Patients who survived an ischemic stroke and were diagnosed with depression were less likely to adhere to key secondary prevention drugs compared with those without depression, according to data presented at the International Stroke Conference.
William P. Neil, MD, vascular neurologist at Southern California Permanente Medical Group in San Diego, and colleagues analyzed data from 9,933 patients with ischemic stroke from a multicenter database with information obtained from pharmacy records and electronic medical records.
Patients presented to one of 11 centers in California and had filled at least two medications for stroke prevention from 2007 to June 2015. Researchers calculated adherence for hypoglycemic, antihypertensive and lipid-lowering medications.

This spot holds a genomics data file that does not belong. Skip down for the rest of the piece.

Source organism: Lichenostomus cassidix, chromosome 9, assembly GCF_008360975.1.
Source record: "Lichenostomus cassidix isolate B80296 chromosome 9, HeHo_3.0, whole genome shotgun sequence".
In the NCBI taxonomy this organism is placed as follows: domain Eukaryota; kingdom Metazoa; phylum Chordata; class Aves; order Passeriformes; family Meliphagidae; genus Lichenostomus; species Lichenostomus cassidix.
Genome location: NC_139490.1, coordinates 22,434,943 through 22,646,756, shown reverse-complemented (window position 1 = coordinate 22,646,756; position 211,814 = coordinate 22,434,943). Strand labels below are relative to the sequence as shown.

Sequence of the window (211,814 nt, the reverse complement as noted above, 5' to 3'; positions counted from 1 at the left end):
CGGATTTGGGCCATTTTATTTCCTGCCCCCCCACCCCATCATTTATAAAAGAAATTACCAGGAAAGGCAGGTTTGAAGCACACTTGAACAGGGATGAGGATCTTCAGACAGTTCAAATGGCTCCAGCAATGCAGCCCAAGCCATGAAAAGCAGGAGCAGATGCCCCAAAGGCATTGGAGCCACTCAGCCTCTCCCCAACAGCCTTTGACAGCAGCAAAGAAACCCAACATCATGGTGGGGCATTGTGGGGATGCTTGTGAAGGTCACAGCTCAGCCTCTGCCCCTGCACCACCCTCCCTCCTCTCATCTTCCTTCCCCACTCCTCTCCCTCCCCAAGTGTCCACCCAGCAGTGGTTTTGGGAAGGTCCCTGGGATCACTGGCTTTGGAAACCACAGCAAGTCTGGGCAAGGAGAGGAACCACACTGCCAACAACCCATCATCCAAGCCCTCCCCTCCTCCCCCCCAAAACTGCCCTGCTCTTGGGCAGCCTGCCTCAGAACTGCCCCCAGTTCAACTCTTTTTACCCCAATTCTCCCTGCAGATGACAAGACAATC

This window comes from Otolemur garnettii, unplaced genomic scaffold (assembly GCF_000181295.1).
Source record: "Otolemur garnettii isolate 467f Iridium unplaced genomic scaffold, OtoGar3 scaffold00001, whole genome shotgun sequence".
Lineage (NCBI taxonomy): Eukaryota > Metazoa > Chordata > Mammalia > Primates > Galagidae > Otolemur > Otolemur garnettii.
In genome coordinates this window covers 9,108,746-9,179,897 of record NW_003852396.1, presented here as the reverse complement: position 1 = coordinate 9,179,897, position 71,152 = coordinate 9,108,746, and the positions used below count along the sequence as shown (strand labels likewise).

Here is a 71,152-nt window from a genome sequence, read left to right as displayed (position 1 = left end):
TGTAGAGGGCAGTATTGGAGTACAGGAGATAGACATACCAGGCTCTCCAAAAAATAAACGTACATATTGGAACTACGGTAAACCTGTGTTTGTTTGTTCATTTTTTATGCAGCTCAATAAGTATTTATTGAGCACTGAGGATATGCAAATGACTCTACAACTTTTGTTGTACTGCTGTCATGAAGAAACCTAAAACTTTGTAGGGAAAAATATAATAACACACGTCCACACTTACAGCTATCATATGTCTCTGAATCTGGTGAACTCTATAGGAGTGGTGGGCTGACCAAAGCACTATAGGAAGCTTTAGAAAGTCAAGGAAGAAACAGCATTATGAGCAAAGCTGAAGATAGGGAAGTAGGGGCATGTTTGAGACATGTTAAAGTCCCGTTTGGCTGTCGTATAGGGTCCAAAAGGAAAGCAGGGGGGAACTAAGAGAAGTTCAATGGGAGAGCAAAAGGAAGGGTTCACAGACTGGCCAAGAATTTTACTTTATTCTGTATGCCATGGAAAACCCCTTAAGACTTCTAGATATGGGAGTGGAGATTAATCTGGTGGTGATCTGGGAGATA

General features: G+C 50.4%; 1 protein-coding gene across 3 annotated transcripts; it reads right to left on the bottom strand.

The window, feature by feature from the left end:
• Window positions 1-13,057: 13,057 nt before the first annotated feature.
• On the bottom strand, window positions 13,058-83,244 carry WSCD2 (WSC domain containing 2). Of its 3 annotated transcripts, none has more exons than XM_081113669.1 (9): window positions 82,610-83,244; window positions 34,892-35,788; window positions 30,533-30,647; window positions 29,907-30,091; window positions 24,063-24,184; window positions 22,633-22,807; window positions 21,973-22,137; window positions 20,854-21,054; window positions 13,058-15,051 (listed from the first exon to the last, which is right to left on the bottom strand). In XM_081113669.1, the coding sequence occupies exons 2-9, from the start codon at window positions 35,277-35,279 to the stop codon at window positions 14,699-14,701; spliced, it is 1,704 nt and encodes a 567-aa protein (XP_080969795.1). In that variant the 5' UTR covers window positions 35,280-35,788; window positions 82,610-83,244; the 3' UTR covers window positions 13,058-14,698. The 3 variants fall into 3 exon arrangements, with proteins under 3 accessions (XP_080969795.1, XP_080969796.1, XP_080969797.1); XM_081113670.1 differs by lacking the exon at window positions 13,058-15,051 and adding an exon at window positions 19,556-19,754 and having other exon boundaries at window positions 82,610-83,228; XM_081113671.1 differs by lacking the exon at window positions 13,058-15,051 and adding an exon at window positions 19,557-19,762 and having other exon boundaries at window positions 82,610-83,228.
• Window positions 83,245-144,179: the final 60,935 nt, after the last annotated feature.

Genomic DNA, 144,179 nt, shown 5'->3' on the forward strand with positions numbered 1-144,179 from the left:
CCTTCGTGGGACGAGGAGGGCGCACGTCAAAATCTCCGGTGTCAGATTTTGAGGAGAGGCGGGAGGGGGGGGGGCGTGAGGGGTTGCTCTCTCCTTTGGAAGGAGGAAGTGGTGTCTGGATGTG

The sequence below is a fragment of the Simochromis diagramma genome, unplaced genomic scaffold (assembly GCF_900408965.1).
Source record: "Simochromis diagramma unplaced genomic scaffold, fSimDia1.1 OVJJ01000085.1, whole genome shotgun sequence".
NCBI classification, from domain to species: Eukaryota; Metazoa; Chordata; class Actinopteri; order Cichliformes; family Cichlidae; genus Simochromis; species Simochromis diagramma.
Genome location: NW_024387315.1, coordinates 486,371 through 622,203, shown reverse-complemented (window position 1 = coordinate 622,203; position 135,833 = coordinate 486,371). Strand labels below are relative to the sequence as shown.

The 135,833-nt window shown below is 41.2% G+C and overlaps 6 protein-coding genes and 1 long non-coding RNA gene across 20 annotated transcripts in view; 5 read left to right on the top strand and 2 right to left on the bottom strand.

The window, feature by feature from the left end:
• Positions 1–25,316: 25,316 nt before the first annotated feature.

Of the patients in this study, 2,019 were diagnosed with depression after the index stroke. According to continuous medication gap methodology, adherence was 0.22 in patients without depression (standard deviation ± 0.29) and 0.28 in those with depression (standard deviation ± 0.32; P < .0001).
“Poor medication adherence among depressed stroke patients may be an important contributor to their relatively poorer clinical outcomes,” Neil and colleagues wrote. – by Darlene Dobkowski
Neil WP, et al. Session MP15: Community/Risk Factors Moderated Poster Tour II. Presented at: International Stroke Conference; Feb. 6-8, 2019; Honolulu.
Disclosures: The authors report no relevant financial disclosures.